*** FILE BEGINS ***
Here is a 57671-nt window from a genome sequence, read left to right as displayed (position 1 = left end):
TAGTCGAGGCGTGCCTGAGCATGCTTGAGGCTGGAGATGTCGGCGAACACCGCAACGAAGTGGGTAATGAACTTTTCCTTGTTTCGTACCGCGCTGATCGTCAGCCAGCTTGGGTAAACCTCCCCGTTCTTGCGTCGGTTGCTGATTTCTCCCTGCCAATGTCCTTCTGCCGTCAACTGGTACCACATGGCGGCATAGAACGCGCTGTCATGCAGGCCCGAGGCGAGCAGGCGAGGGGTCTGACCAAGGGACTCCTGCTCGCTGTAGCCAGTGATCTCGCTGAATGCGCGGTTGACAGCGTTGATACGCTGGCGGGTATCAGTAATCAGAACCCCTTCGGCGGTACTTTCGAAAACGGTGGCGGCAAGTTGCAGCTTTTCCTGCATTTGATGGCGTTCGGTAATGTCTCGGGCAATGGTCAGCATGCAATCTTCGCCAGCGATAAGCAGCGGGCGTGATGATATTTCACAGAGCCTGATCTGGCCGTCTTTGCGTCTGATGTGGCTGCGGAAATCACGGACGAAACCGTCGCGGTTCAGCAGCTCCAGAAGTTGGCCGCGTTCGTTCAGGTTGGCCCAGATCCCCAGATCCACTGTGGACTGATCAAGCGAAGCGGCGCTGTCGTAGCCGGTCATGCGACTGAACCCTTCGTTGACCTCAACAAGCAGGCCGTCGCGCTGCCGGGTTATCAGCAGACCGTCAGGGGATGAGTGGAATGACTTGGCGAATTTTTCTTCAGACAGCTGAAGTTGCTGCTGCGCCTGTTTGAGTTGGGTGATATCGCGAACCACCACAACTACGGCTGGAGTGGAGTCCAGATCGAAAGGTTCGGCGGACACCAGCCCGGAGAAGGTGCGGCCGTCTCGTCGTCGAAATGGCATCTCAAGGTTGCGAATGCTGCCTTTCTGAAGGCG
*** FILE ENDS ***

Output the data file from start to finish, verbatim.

Here is a 57671-nt window from a genome sequence, read left to right as displayed (position 1 = left end):
TAGTCGAGGCGTGCCTGAGCATGCTTGAGGCTGGAGATGTCGGCGAACACCGCAACGAAGTGGGTAATGAACTTTTCCTTGTTTCGTACCGCGCTGATCGTCAGCCAGCTTGGGTAAACCTCCCCGTTCTTGCGTCGGTTGCTGATTTCTCCCTGCCAATGTCCTTCTGCCGTCAACTGGTACCACATGGCGGCATAGAACGCGCTGTCATGCAGGCCCGAGGCGAGCAGGCGAGGGGTCTGACCAAGGGACTCCTGCTCGCTGTAGCCAGTGATCTCGCTGAATGCGCGGTTGACAGCGTTGATACGCTGGCGGGTATCAGTAATCAGAACCCCTTCGGCGGTACTTTCGAAAACGGTGGCGGCAAGTTGCAGCTTTTCCTGCATTTGATGGCGTTCGGTAATGTCTCGGGCAATGGTCAGCATGCAATCTTCGCCAGCGATAAGCAGCGGGCGTGATGATATTTCACAGAGCCTGATCTGGCCGTCTTTGCGTCTGATGTGGCTGCGGAAATCACGGACGAAACCGTCGCGGTTCAGCAGCTCCAGAAGTTGGCCGCGTTCGTTCAGGTTGGCCCAGATCCCCAGATCCACTGTGGACTGATCAAGCGAAGCGGCGCTGTCGTAGCCGGTCATGCGACTGAACCCTTCGTTGACCTCAACAAGCAGGCCGTCGCGCTGCCGGGTTATCAGCAGACCGTCAGGGGATGAGTGGAATGACTTGGCGAATTTTTCTTCAGACAGCTGAAGTTGCTGCTGCGCCTGTTTGAGTTGGGTGATATCGCGAACCACCACAACTACGGCTGGAGTGGAGTCCAGATCGAAAGGTTCGGCGGACACCAGCCCGGAGAAGGTGCGGCCGTCTCGTCGTCGAAATGGCATCTCAAGGTTGCGAATGCTGCCTTTCTGAAGGCG